He has a point, but also contradicts himself
For starters: security doesn't begin with a long and secure password, the real security comes from a sane mindset. For example: how secure will your 10 character, alpha-numerical password become when the user applies this everywhere? And wake up call for Mr. Atwood: most users do not think beyond the annoyance of having to fill out a password. As such there's nothing bullshit about trying to steer them in the right direction.
Then there's a huge difference between passwords on a public network (such as the Internet) or those on a local LAN/WAN. Risk assessment at its finest: when the password becomes too difficult for an end user you can bet he'll write it down somewhere. Most probably on a sticky note attached to the monitor. At work you can't use the comforts of a password manager.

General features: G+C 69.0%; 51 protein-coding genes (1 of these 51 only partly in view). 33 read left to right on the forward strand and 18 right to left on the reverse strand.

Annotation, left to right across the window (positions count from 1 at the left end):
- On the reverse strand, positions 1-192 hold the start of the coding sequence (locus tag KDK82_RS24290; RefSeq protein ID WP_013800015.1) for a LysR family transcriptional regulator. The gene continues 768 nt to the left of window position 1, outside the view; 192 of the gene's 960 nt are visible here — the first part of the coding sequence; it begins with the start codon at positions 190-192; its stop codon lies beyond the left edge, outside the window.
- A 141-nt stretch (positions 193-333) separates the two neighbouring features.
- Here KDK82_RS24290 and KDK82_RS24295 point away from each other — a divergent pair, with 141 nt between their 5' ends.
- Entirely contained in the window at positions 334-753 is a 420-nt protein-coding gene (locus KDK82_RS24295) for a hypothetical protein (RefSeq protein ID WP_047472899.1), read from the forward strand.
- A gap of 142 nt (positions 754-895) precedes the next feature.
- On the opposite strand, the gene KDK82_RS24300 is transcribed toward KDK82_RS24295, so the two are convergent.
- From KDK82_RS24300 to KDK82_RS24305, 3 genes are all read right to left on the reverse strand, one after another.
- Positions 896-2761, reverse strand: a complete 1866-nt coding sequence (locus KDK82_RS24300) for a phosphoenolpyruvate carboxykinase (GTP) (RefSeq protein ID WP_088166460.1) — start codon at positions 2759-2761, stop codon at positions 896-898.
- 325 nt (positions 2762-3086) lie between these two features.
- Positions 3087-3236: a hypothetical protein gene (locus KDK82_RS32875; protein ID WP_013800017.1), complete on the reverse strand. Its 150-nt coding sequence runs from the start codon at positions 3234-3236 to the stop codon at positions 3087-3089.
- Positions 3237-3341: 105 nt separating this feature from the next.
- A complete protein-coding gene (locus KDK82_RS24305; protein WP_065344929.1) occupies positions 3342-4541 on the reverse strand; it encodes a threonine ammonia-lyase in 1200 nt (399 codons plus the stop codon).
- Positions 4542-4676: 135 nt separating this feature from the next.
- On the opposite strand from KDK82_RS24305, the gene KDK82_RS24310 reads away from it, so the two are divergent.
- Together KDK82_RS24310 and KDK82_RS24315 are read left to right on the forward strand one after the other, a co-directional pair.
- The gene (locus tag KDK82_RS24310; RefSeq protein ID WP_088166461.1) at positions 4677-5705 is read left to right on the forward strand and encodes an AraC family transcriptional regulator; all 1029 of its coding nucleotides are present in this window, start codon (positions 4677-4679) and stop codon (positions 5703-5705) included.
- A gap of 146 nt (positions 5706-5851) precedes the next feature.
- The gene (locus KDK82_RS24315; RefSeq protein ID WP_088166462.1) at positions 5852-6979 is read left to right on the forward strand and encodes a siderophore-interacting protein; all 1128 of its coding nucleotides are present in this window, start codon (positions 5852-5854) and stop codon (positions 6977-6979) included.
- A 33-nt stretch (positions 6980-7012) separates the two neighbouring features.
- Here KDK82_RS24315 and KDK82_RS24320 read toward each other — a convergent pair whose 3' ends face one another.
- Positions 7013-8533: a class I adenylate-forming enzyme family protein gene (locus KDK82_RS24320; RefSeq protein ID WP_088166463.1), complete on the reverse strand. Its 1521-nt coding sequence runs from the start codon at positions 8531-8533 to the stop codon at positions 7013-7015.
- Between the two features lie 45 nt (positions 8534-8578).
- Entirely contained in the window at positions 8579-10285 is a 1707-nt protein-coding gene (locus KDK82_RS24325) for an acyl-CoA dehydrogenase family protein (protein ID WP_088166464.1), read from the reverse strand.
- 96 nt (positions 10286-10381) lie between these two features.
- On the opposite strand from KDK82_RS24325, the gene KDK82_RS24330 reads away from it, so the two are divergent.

At least these "bullshit rules" still prevent John Doe from using "password01", "password02" and the infamous "password03" as his 10 length password.
His rant is based on interesting theories, but there's still a difference between those and the real world.